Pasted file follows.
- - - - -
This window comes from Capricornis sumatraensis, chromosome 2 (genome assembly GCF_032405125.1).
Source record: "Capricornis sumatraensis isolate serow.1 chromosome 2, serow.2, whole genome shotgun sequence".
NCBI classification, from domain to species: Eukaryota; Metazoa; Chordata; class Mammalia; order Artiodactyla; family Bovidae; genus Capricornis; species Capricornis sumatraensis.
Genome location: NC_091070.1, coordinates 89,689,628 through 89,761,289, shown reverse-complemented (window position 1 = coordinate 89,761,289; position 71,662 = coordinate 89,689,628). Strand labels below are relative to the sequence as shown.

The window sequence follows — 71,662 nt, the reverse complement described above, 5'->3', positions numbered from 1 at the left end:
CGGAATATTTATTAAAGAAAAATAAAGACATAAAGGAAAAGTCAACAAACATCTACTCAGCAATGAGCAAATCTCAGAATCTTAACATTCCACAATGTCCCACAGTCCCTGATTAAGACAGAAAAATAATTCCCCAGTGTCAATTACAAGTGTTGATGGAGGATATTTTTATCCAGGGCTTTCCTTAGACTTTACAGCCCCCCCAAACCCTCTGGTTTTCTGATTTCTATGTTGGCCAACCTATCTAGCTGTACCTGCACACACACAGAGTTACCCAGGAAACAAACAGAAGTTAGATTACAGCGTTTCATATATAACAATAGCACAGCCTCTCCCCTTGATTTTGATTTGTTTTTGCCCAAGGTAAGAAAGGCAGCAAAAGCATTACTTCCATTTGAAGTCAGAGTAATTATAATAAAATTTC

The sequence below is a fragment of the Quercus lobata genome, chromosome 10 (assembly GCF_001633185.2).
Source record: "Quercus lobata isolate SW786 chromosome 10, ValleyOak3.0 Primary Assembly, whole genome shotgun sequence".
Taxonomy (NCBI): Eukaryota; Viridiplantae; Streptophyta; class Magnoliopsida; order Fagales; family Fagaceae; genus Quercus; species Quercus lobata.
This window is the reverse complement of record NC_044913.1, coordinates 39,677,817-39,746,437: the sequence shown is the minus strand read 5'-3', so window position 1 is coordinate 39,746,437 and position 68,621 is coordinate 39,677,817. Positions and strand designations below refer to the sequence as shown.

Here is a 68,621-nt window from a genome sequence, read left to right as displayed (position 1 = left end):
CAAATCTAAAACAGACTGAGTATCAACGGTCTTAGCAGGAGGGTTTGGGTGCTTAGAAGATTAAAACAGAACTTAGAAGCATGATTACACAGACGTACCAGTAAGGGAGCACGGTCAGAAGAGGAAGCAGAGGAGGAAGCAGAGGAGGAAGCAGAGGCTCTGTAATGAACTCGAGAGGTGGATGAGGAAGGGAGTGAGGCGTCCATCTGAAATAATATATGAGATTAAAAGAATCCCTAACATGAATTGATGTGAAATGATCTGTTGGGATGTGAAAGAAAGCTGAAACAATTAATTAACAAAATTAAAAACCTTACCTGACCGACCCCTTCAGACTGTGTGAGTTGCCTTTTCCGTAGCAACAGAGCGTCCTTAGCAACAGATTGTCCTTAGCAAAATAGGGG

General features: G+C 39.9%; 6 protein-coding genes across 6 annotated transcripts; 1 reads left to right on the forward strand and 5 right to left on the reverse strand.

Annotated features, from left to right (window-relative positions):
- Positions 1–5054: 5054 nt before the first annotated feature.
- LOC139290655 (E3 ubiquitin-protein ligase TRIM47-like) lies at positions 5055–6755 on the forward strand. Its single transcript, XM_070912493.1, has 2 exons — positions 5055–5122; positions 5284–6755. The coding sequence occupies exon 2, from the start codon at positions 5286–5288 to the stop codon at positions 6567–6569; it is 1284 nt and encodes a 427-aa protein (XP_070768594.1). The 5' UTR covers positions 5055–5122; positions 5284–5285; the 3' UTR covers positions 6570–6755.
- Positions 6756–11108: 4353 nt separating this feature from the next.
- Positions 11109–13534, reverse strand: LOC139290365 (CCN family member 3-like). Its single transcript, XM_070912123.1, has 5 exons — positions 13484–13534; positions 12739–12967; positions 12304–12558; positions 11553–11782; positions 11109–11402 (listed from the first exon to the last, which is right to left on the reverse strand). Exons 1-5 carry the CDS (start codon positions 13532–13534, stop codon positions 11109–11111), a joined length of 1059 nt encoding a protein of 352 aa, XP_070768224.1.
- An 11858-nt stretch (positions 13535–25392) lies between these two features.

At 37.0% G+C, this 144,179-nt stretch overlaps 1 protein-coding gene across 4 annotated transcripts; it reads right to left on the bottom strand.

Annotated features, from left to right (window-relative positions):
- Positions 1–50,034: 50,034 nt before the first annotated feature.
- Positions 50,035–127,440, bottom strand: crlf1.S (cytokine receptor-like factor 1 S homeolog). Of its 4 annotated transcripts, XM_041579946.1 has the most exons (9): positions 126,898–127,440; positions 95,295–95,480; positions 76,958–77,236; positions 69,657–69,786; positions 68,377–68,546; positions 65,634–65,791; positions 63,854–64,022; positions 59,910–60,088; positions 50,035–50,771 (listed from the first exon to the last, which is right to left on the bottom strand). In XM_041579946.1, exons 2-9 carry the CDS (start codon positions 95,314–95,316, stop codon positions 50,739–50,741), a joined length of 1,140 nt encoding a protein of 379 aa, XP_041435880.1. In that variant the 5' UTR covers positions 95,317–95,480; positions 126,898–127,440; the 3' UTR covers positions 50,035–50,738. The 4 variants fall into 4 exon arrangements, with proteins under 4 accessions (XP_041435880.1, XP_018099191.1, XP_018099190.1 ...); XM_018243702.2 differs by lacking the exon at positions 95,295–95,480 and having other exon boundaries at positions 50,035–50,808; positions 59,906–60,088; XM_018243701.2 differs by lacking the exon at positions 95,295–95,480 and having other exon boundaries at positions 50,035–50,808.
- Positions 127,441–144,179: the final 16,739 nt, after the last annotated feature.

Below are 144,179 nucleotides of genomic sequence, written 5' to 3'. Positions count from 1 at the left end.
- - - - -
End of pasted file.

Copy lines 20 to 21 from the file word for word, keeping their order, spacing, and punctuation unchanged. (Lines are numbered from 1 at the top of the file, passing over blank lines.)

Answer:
At 37.0% G+C, this 144,179-nt stretch overlaps 1 protein-coding gene across 4 annotated transcripts; it reads right to left on the bottom strand.

Annotated features, from left to right (window-relative positions):